Apart from PoW-based digital coins such as Bitcoin and Ethereum, another token- EOS network’s centralization has always been debated. The highly publicized centralization problem has led many in the community to believe that decentralization is not EOS’s “top priority”. The network has only 21 nodes which imply that a handful of people possess central authority.
A Delegated Proof of Stake [DPoS]-based crypto asset posted gains of 450% since it hit a low in December 2018 and the EOS blockchain also hosted notable decentralized applications [DApps]. Even as EOS recovered along with its peer currencies, controversies surrounding it have not cooled down. As the network’s DApp activity recorded positive figures, upon further discovery made by AnChain.AI, it was noted that 75% of the transaction could potentially be “bot activity”.
The latest criticism came from Wiess Rating, which stated that it has downgraded EOS technology score as the network was drifting further away from decentralization. The recent tweet by the international cryptocurrency rating agency only added to EOS’s “centralization” rumors. Referring to the new developments by EOS’s parent firm, Block.one, Wiess Ratings confounded:
EOS DOWNGRADE: #EOS has serious problems with centralization, and their event last week did anything to alleviate that, so we’ve severely downgraded its technology score. It’s now up to #ADA to launch a truly decentralized #PoS #blockchain. No pressure.#crypto #Cardano #BTC
— Weiss Ratings (@WeissRatings) June 7, 2019
The latest social media app roll-out of the network dubbed, Voice and the much-anticipated Coinbase listing, couldn’t significantly drive the price up as the EOS market cooled down shortly after.
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Bitcoin is an enterprise; its users are comparable to traditional shareholders, claims Goldmoney Founder
Bitcoin was conceived in the backdrop of banks bailouts and the 2008 financial crisis. The recession and the loss of faith in banking, financial institutions gave Bitcoin a platform to rescue the ones affected, giving them hope for a better financial system without the hassle of corrupt institutions. With the rise of Bitcoin’s fame, both in the darknet and in the mainstream, questions about its regulations had to arise.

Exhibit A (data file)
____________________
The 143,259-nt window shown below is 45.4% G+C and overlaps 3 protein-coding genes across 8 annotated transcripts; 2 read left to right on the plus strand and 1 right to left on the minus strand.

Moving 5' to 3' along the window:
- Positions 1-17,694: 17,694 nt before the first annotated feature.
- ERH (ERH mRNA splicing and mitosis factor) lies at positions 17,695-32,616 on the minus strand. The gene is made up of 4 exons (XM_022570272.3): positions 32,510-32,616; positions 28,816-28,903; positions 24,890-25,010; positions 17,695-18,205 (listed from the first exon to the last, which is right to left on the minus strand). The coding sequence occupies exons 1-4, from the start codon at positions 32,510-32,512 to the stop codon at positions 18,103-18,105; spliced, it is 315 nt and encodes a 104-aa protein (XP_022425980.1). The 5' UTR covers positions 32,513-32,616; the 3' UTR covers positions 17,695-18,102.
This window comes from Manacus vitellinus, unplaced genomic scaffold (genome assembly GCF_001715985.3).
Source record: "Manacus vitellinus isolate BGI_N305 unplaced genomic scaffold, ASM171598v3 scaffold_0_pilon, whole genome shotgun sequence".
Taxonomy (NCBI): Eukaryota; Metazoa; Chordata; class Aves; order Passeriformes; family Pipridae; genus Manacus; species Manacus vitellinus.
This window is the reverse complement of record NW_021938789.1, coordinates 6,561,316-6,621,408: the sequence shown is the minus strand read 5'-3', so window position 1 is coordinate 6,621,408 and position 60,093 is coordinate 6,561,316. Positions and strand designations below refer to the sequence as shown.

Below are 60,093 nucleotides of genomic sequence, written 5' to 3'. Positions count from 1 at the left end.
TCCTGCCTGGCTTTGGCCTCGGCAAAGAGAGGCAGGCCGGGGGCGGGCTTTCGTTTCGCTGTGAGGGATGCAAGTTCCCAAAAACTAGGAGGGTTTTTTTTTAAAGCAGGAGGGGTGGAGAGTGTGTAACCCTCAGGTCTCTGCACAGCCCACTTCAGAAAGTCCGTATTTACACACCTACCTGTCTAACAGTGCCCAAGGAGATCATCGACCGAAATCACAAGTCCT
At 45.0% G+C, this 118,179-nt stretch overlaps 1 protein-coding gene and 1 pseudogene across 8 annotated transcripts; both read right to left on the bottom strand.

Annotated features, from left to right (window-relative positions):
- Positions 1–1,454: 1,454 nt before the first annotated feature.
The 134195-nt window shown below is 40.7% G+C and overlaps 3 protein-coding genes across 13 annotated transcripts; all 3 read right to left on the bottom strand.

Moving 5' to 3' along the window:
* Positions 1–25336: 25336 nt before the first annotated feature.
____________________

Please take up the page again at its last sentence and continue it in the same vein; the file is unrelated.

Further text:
The question was put to rest when the SEC/CFTC ruled Bitcoin as a commodity and taxed it. However, Goldmoney’s Roy Sebag brought this discussion up again recently in his tweet thread, where he said that Bitcoin as an enterprise is working towards its good, comparing its users to traditional “shareholders” among other things, while concluding that Bitcoin is a security. He tweeted,
“Is Bitcoin a security? <10 years old so regulators haven’t even had enough time to truly learn how it works (think Napster or Kazaa in early days). Miners are clearly issuing coins and responsible for governance, an absence of formal relations among them is irrelevant….”
In successive tweets, Sebag attributed miners with the role of “stewarding” the so-called enterprise. In return, these miners get paid in “direct fees” or in “share appreciation.” In Bitcoin’s case, it is the mining reward, which is “BTC”. Similarly, buyers are compared to “shareholders” with a common interest in the enterprise, i.e. profit. Sebag added,
“Coins trade at exchanges. The common enterprise is designed for the price appreciation of coin.”
Bitcoin could face a shutdown by the government, just like it did with big players in file sharing, said Sebag, who added that Bitcoin could also be interpreted as a security under the “34 act of the SEC.” The Goldmoney Founder concluded that “this realization rests on the belief that neither Bitcoin nor any common enterprise is truly decentralized.”
However, his inputs weren’t very well-received by many in the crypto-community. Casa’s CTO Jameson Lopp refuted Roy Sebag’s ideas, tweeting,
“Roy will believe what he wants to believe, though if he’s not actually participating in Bitcoin then his beliefs are irrelevant to its consensus formation.”
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